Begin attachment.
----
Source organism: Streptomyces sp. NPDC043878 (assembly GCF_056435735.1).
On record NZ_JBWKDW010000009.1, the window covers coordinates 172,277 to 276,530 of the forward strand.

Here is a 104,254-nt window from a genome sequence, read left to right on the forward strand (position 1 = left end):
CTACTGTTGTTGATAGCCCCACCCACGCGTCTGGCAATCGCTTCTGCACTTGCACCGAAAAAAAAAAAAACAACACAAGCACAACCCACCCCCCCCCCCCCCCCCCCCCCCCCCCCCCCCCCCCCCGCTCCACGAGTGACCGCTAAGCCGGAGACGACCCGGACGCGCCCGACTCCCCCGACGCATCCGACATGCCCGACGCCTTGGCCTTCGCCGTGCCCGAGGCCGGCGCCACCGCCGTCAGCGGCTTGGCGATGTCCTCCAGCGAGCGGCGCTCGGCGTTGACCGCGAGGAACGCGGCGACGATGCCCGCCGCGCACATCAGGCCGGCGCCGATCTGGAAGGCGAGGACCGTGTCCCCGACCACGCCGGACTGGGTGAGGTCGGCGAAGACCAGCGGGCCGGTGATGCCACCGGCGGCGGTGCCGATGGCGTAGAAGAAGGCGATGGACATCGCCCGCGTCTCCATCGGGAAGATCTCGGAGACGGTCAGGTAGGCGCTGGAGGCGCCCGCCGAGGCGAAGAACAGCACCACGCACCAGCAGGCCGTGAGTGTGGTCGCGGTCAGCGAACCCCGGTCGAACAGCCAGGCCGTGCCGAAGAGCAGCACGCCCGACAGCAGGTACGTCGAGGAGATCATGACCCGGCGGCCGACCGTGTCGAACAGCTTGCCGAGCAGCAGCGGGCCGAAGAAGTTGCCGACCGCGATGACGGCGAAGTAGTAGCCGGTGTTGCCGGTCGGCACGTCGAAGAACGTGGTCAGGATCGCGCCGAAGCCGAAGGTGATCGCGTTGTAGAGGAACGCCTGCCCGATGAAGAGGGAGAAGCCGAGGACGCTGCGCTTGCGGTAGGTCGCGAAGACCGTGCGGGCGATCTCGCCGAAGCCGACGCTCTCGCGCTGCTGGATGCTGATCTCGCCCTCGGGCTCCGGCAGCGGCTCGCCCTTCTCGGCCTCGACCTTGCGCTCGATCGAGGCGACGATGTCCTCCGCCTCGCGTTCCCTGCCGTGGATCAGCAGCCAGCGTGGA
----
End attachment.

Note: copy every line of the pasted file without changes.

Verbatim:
Source organism: Streptomyces sp. NPDC043878 (assembly GCF_056435735.1).
On record NZ_JBWKDW010000009.1, the window covers coordinates 172,277 to 276,530 of the forward strand.

Here is a 104,254-nt window from a genome sequence, read left to right on the forward strand (position 1 = left end):
CTACTGTTGTTGATAGCCCCACCCACGCGTCTGGCAATCGCTTCTGCACTTGCACCGAAAAAAAAAAAAACAACACAAGCACAACCCACCCCCCCCCCCCCCCCCCCCCCCCCCCCCCCCCCCCCCGCTCCACGAGTGACCGCTAAGCCGGAGACGACCCGGACGCGCCCGACTCCCCCGACGCATCCGACATGCCCGACGCCTTGGCCTTCGCCGTGCCCGAGGCCGGCGCCACCGCCGTCAGCGGCTTGGCGATGTCCTCCAGCGAGCGGCGCTCGGCGTTGACCGCGAGGAACGCGGCGACGATGCCCGCCGCGCACATCAGGCCGGCGCCGATCTGGAAGGCGAGGACCGTGTCCCCGACCACGCCGGACTGGGTGAGGTCGGCGAAGACCAGCGGGCCGGTGATGCCACCGGCGGCGGTGCCGATGGCGTAGAAGAAGGCGATGGACATCGCCCGCGTCTCCATCGGGAAGATCTCGGAGACGGTCAGGTAGGCGCTGGAGGCGCCCGCCGAGGCGAAGAACAGCACCACGCACCAGCAGGCCGTGAGTGTGGTCGCGGTCAGCGAACCCCGGTCGAACAGCCAGGCCGTGCCGAAGAGCAGCACGCCCGACAGCAGGTACGTCGAGGAGATCATGACCCGGCGGCCGACCGTGTCGAACAGCTTGCCGAGCAGCAGCGGGCCGAAGAAGTTGCCGACCGCGATGACGGCGAAGTAGTAGCCGGTGTTGCCGGTCGGCACGTCGAAGAACGTGGTCAGGATCGCGCCGAAGCCGAAGGTGATCGCGTTGTAGAGGAACGCCTGCCCGATGAAGAGGGAGAAGCCGAGGACGCTGCGCTTGCGGTAGGTCGCGAAGACCGTGCGGGCGATCTCGCCGAAGCCGACGCTCTCGCGCTGCTGGATGCTGATCTCGCCCTCGGGCTCCGGCAGCGGCTCGCCCTTCTCGGCCTCGACCTTGCGCTCGATCGAGGCGACGATGTCCTCCGCCTCGCGTTCCCTGCCGTGGATCAGCAGCCAGCGTGGA